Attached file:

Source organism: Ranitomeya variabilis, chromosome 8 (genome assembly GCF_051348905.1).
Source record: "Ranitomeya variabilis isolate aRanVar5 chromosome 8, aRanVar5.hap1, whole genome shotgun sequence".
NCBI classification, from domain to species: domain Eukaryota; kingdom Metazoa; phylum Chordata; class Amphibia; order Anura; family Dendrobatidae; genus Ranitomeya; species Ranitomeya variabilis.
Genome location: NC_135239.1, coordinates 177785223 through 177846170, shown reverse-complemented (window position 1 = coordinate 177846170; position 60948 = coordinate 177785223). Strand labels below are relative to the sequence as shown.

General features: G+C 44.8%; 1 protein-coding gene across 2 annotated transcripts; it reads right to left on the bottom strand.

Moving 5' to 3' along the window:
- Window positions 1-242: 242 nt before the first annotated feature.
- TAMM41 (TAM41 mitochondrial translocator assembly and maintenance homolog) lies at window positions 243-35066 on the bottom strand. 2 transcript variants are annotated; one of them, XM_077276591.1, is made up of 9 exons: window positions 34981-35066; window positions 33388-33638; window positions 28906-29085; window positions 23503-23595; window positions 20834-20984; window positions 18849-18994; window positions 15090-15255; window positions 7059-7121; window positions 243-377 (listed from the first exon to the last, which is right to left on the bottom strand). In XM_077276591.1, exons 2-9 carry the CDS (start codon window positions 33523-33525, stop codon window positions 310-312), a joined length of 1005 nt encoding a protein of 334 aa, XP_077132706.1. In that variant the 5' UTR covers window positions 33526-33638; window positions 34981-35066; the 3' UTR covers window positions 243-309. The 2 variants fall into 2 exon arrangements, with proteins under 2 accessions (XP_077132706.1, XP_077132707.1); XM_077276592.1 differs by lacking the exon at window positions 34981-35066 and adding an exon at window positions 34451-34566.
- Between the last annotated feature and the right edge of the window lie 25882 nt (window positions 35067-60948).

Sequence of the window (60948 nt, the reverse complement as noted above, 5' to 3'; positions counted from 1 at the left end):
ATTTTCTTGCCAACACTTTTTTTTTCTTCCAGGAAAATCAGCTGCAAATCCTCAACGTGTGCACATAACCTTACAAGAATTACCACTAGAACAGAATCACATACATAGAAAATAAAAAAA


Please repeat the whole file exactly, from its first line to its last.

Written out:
Source organism: Ranitomeya variabilis, chromosome 8 (genome assembly GCF_051348905.1).
Source record: "Ranitomeya variabilis isolate aRanVar5 chromosome 8, aRanVar5.hap1, whole genome shotgun sequence".
NCBI classification, from domain to species: domain Eukaryota; kingdom Metazoa; phylum Chordata; class Amphibia; order Anura; family Dendrobatidae; genus Ranitomeya; species Ranitomeya variabilis.
Genome location: NC_135239.1, coordinates 177785223 through 177846170, shown reverse-complemented (window position 1 = coordinate 177846170; position 60948 = coordinate 177785223). Strand labels below are relative to the sequence as shown.

General features: G+C 44.8%; 1 protein-coding gene across 2 annotated transcripts; it reads right to left on the bottom strand.

Moving 5' to 3' along the window:
- Window positions 1-242: 242 nt before the first annotated feature.
- TAMM41 (TAM41 mitochondrial translocator assembly and maintenance homolog) lies at window positions 243-35066 on the bottom strand. 2 transcript variants are annotated; one of them, XM_077276591.1, is made up of 9 exons: window positions 34981-35066; window positions 33388-33638; window positions 28906-29085; window positions 23503-23595; window positions 20834-20984; window positions 18849-18994; window positions 15090-15255; window positions 7059-7121; window positions 243-377 (listed from the first exon to the last, which is right to left on the bottom strand). In XM_077276591.1, exons 2-9 carry the CDS (start codon window positions 33523-33525, stop codon window positions 310-312), a joined length of 1005 nt encoding a protein of 334 aa, XP_077132706.1. In that variant the 5' UTR covers window positions 33526-33638; window positions 34981-35066; the 3' UTR covers window positions 243-309. The 2 variants fall into 2 exon arrangements, with proteins under 2 accessions (XP_077132706.1, XP_077132707.1); XM_077276592.1 differs by lacking the exon at window positions 34981-35066 and adding an exon at window positions 34451-34566.
- Between the last annotated feature and the right edge of the window lie 25882 nt (window positions 35067-60948).

Sequence of the window (60948 nt, the reverse complement as noted above, 5' to 3'; positions counted from 1 at the left end):
ATTTTCTTGCCAACACTTTTTTTTTCTTCCAGGAAAATCAGCTGCAAATCCTCAACGTGTGCACATAACCTTACAAGAATTACCACTAGAACAGAATCACATACATAGAAAATAAAAAAA